Contra-Populism: Part III

Do not let the hollow promises of populist ideology fool you! Populism of the right or left is antithetical to the individual liberty cherished in Classical Liberalism and Libertarian philosophy. For one, populism frames policy in collectivistic terms rather than individualism. Populism tends to advocate for policies that support Positive rights (a right to an economic good, e.g. Social Security) over Negative rights to protect the individual from interference with exercising their rights (free speech). Much of what populists advocate for is the retribution of wealth and market privilege instead of individual freedom. Policies such as Single-Payer Healthcare and tariffs impose costs on all voters. This is because populism holds the interests of the group; without unanimous consent. Sure, by choosing to live within a certain jurisdiction you may be tacitly consenting to the laws. However, the rise in populism has spurred an increased demand for state intervention to provide more economic privileges. The problem is that the preferences of the “average voter” cannot be known, as every voter has their own opinions and preferences (p.20). Ordinary voters are not unitary actor, but many individuals with different political proclivities; populism assumes too much about what is best for all of society (p.16).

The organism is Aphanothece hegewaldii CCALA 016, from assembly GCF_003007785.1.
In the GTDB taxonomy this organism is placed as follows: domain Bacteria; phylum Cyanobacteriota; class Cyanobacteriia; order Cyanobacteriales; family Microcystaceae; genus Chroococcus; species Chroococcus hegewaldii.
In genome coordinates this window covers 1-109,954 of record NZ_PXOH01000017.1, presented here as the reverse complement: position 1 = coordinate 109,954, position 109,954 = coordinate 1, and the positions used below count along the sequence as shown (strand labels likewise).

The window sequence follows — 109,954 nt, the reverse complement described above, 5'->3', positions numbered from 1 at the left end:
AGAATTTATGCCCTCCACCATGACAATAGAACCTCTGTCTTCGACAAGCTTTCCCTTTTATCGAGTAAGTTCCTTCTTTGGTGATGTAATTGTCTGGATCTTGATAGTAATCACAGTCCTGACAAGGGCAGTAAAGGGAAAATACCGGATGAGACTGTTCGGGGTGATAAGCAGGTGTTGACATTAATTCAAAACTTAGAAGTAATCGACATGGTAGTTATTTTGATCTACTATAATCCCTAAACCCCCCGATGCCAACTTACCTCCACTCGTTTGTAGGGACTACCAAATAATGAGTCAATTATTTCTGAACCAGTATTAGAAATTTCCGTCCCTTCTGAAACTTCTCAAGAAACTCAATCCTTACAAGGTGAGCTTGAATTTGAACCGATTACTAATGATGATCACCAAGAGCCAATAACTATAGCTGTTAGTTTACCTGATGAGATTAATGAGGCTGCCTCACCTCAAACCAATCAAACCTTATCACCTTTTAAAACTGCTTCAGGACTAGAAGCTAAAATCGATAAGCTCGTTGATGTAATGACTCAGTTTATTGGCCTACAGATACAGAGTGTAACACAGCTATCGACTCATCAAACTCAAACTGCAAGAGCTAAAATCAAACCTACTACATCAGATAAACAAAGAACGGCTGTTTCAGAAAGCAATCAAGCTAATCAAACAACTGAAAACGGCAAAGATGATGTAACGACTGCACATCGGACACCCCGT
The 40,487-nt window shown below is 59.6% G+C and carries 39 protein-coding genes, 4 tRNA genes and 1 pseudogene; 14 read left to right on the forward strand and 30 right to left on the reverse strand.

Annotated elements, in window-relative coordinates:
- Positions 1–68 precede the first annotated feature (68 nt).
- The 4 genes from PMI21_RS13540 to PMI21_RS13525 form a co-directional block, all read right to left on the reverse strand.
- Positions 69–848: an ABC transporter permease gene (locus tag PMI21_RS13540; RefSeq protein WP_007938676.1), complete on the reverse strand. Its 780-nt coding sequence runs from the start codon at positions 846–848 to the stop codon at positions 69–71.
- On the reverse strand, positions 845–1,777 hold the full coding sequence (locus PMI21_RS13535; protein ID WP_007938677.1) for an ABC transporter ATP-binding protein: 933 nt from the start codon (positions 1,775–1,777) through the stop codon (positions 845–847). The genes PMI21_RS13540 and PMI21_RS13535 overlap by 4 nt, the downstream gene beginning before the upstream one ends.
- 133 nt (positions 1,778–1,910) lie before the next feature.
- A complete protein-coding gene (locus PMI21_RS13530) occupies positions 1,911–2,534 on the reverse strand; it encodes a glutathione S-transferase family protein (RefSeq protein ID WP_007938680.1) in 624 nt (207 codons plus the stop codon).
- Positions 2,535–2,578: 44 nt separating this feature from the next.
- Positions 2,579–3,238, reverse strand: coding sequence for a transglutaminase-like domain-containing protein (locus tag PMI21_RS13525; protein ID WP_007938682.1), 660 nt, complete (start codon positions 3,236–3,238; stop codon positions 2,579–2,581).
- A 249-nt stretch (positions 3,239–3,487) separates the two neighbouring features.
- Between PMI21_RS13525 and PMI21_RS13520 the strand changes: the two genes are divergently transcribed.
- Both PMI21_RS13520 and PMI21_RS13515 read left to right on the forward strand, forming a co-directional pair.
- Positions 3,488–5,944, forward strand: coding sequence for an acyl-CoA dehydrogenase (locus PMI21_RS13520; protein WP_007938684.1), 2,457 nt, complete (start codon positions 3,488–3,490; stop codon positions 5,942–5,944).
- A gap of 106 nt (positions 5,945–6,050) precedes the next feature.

It is not just the threat of majoritarian tyranny that makes populism perilous to liberty, but populism also requires conferring more authority to the state. This may seem ironic with all the “drain the swamp” rhetoric of the Trump presidency. Even in applying rudimentary logic, more collectivism requires a more centralized authority to be enforced and implemented. The unified will of the people is not recognizable; it takes the personified form of a “strongman” leader embodying the general will (p.20). They generally shift towards autocratic regimes (p.20) since implementing and justifying factually flawed and illiberal policies necessitates large sums of political authority. Beyond the threats of authoritarianism, the elites still benefit from waves of populism. The elites can hide behind the fluid nature of populism and allow majoritarian sentiment to shape crony policies that benefit narrow interests (p.171-172). For example, the supervillain of retail Walmart’s (not the author’s opinion, but a commonly held belief)CEO publicly stated the minimum wage was too low. Raising the minimum wage has been a longstanding talking point of the populist left. In true Bootlegger and Baptist (1983) fashion, Walmart stands to gain. Why? Because a higher minimum wage means more automation and fewer salaries. The bonus is that not only will the firm gain monetary from saving money while maintaining the veneer of having concern for those in the lower income brackets.